Joshi Spotlight: The Crush Gals

Image result for crush gals

“Japanese crowds are usually respectful and quiet.”
-Chris Jericho (paraphrasing)

Billed Height & Weight: 5’5″ 192 lbs. (lighter in the ’80s)
Career Length: 1980-today (still active; retiring shortly)
Trained By: Unknown

Real Name: Tomoko Kitamura
Billed Height & Weight: 5’7″ 172 lbs. (lighter in the ’80s)
Career Length: 1980-2005
Trained By: Unknown

“She’s [Chigusa] the single most popular and arguably the most historically important female wrestler who ever lived. To this day, in pro wrestling or MMA, not Hulk Hogan, Steve Austin, Kerry Von Erich, Dusty Rhodes, or Chuck Liddell could match the reaction I saw that woman receive live in her heyday.”- Dave Meltzer, who LOVED to point out how big the reactions the Crush Gals got compared to Hulk Hogan. If you write a Gals article, you have to mention them equaling Hogan in popularity. I think it’s a rule.

The Crush Gals are pretty easily the most popular act in Joshi history, and Nagayo a clear choice for #1 solo star. They were the perfect “Teen Idols” for their time- a duo of girls who kinda/sorta resembled their audience (both looked fine, but were hardly Idol-level pretty, making it easier for the Joshi audience- then almost entirely teen girls- to identify with them). Throwing the two of them together proved to be a master-stroke, as was placing them against the Atrocious Alliance, an assembly of heavily made-up, punker-looking heels led by Dump Matsumoto. The feuds the women had with each other were the most popular ever, at one point drawing 12.5% of the television sets in Japan to the AJW TV show.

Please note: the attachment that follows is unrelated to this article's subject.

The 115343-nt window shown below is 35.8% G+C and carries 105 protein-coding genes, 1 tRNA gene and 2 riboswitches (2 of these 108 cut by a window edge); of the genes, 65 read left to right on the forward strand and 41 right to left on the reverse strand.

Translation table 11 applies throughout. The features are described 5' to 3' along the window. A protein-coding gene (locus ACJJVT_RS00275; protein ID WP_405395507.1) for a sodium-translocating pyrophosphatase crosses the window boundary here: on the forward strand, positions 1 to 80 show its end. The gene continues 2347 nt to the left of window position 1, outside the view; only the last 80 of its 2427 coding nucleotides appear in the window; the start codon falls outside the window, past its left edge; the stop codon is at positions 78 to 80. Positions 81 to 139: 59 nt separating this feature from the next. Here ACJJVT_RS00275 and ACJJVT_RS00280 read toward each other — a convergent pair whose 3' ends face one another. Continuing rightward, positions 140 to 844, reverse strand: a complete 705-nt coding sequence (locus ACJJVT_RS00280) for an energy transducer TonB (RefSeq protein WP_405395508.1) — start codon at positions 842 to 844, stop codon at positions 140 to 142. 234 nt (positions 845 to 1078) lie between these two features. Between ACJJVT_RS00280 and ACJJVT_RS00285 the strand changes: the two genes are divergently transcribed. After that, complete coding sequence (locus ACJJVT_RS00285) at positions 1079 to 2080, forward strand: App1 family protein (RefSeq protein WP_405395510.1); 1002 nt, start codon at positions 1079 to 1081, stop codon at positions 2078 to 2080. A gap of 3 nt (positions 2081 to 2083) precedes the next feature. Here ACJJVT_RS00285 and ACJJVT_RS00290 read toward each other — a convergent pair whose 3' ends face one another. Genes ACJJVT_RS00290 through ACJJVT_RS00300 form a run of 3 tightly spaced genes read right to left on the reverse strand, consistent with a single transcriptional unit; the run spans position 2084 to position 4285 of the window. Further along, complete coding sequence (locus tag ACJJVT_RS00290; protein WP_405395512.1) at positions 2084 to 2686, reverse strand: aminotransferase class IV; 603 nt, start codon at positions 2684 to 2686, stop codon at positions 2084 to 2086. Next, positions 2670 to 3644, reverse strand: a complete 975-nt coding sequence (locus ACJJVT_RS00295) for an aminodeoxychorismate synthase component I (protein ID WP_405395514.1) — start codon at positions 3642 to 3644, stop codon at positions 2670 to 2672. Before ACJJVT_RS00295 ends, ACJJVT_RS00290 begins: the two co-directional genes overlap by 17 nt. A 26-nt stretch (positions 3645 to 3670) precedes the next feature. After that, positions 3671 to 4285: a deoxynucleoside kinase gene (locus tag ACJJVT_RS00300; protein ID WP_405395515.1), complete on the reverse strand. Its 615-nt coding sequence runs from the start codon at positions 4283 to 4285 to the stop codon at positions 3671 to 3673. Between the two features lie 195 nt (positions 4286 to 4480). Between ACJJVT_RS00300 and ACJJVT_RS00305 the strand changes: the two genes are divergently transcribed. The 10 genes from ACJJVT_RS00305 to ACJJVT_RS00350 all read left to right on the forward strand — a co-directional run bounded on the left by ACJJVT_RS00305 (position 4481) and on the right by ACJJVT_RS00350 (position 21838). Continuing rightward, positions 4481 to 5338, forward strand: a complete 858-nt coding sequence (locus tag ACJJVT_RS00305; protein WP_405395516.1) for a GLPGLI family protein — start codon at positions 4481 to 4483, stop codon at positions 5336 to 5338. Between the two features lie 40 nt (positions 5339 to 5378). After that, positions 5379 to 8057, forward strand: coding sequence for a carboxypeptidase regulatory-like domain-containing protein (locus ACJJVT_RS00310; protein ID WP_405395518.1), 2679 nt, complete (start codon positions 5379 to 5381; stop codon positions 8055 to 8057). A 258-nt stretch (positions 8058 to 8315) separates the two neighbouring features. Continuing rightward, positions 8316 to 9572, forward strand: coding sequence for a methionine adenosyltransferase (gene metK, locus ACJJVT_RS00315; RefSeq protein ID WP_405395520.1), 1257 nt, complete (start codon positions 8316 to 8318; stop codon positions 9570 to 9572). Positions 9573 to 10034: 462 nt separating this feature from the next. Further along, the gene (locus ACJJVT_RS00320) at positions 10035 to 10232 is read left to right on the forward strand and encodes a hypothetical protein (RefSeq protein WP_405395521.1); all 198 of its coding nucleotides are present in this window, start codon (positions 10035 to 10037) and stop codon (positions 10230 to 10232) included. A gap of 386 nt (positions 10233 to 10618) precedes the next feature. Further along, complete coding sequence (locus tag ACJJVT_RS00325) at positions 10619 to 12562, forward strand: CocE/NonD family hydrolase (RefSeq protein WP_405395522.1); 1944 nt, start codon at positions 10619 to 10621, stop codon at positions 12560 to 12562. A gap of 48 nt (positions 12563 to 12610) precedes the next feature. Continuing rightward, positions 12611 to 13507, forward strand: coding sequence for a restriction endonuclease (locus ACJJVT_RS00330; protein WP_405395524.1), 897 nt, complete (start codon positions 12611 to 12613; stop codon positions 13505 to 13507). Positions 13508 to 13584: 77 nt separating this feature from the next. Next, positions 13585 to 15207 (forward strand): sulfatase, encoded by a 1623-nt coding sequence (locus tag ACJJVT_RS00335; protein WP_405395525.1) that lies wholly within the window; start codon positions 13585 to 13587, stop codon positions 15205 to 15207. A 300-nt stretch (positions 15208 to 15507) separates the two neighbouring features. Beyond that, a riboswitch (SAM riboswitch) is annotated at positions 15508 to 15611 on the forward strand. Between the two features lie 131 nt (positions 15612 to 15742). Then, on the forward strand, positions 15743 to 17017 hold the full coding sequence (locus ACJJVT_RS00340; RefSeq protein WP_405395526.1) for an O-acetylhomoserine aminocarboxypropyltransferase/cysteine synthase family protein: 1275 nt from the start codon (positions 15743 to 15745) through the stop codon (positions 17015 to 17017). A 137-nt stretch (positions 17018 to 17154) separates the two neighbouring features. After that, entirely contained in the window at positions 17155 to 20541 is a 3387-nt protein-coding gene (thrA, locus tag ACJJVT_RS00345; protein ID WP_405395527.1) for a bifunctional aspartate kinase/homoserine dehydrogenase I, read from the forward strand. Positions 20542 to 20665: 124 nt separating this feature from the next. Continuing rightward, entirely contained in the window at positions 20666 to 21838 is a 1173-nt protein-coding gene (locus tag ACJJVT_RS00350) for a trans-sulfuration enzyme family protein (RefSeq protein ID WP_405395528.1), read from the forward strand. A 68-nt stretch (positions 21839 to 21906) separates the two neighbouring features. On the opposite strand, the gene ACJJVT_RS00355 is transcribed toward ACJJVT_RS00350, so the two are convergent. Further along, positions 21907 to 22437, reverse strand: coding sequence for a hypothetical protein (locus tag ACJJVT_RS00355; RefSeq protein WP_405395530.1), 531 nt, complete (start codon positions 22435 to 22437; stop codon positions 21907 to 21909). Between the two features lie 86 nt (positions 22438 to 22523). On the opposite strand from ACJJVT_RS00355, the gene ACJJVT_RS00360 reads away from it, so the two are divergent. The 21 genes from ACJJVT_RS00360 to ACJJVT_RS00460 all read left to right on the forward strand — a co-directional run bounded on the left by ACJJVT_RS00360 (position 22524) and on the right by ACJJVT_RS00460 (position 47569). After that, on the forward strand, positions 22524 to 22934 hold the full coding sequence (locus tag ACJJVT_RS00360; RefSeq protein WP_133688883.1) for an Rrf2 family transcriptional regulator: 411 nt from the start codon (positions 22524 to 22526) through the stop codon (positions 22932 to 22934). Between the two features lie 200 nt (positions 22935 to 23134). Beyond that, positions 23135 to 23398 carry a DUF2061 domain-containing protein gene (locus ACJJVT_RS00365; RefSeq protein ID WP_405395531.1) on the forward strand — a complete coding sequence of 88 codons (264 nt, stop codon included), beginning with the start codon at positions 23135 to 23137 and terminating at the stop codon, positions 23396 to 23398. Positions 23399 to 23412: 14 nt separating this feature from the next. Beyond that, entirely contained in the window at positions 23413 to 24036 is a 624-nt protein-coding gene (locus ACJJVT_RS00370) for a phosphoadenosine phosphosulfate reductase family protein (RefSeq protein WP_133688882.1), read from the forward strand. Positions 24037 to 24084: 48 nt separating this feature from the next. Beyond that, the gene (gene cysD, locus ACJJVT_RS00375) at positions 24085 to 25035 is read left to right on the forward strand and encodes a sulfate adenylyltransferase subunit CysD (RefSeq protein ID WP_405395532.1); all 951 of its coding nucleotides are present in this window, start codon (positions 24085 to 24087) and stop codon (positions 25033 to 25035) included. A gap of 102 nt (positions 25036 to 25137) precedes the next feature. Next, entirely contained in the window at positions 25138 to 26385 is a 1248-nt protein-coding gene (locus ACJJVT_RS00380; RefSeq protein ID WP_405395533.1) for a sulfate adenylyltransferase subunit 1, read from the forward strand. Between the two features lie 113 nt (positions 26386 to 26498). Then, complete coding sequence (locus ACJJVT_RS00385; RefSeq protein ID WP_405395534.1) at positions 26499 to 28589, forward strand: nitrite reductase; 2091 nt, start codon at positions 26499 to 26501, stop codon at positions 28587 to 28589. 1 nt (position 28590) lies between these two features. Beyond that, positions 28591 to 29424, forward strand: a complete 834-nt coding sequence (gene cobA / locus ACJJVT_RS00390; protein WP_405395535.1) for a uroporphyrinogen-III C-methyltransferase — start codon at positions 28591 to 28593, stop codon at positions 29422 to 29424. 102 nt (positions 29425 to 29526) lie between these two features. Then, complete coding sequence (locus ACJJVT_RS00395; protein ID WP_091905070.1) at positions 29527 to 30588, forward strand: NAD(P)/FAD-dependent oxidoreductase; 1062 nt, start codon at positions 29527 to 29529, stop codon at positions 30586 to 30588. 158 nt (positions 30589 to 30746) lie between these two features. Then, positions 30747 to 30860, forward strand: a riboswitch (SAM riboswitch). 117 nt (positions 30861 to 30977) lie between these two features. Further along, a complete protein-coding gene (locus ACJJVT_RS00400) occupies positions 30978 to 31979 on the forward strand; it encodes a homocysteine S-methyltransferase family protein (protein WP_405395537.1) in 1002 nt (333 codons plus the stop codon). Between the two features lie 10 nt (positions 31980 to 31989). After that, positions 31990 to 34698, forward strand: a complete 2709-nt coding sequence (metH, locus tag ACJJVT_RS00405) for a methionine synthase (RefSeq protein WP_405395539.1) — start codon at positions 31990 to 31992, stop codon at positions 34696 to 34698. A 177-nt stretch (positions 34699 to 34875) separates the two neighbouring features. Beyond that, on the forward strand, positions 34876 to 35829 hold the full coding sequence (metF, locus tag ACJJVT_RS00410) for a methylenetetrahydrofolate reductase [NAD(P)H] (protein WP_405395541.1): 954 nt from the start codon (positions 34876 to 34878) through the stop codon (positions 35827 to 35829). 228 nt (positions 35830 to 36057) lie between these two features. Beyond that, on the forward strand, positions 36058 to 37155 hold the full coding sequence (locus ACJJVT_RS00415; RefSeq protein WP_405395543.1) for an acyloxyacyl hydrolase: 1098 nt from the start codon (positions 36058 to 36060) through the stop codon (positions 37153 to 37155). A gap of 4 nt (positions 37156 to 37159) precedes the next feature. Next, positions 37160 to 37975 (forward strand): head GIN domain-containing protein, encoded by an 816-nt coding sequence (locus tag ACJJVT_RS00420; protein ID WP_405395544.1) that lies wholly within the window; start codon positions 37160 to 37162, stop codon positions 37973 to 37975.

And while Dave’s “They drew reactions equal to Hulk Hogan” thing was a constant smug-ass point of his, and is repeated ad nauseum in every Joshi article ever… Jesus Christ he wasn’t just saying it to hate on the WWF. Watching any Nagayo match from the ’80s is INSANE. The absolute enormity of the volume of shrieks heard cannot be overstated. Her final Hair vs. Hair Match against Dump is probably the single loudest crowd I’ve ever heard in my life. Every time Chigusa seems in danger of losing, I fear we’re about to see 5,000 tiny heart attacks in the crowd.

Having looked at their matches, both had very similar styles in the 1980s- quick spin-kicks, Backdrops & Germans, and even Sharpshooters (though neither was especially great at them, lacking the deep sink-in of Bret’s and treating them more like rest-holds. They’re only about 20 times better than The Rock’s). It’s a very “1980s” style, as AJW back then seemed to be inspired by the NWA style, which involves a lot of fighting for holds, slick reversals, and chain wrestling, though it adds the Japanese penchant for martial arts-style kicks to the back and a few spin-kicks.

Comparing them as workers: What I’ve seen generally indicates that Asuka was the better worker of the duo, but Chigusa was MUCH more over- incredibly so. She either had “It” to a much higher degree or just came off better in promos (Asuka’s status as the “Tough One” may have made her come off less sympathetically as well). In the 1990s, Chigusa grew increasingly bulky and adopted a more powerhouse style, while Asuka stayed thin and acted as a wily, tough martial artist. Both were solid chain wrestlers, though- the ’80s had a lot of that.

Image result for crush gals

-Chigusa & Asuka debuted in 1980 as rookies, and after years of jobbing, formed a duo in 1983 after a match they fought against each other went well. The were named “The Crush Gals” for a nickname of Akira Maeda and “Gals”. Their popularity rose quickly, and by 1985 were drawing thousands of fans as they moved up the card, even selling records as the Beauty Pair (another “Idol Tag Team”) did before them, in the 1970s.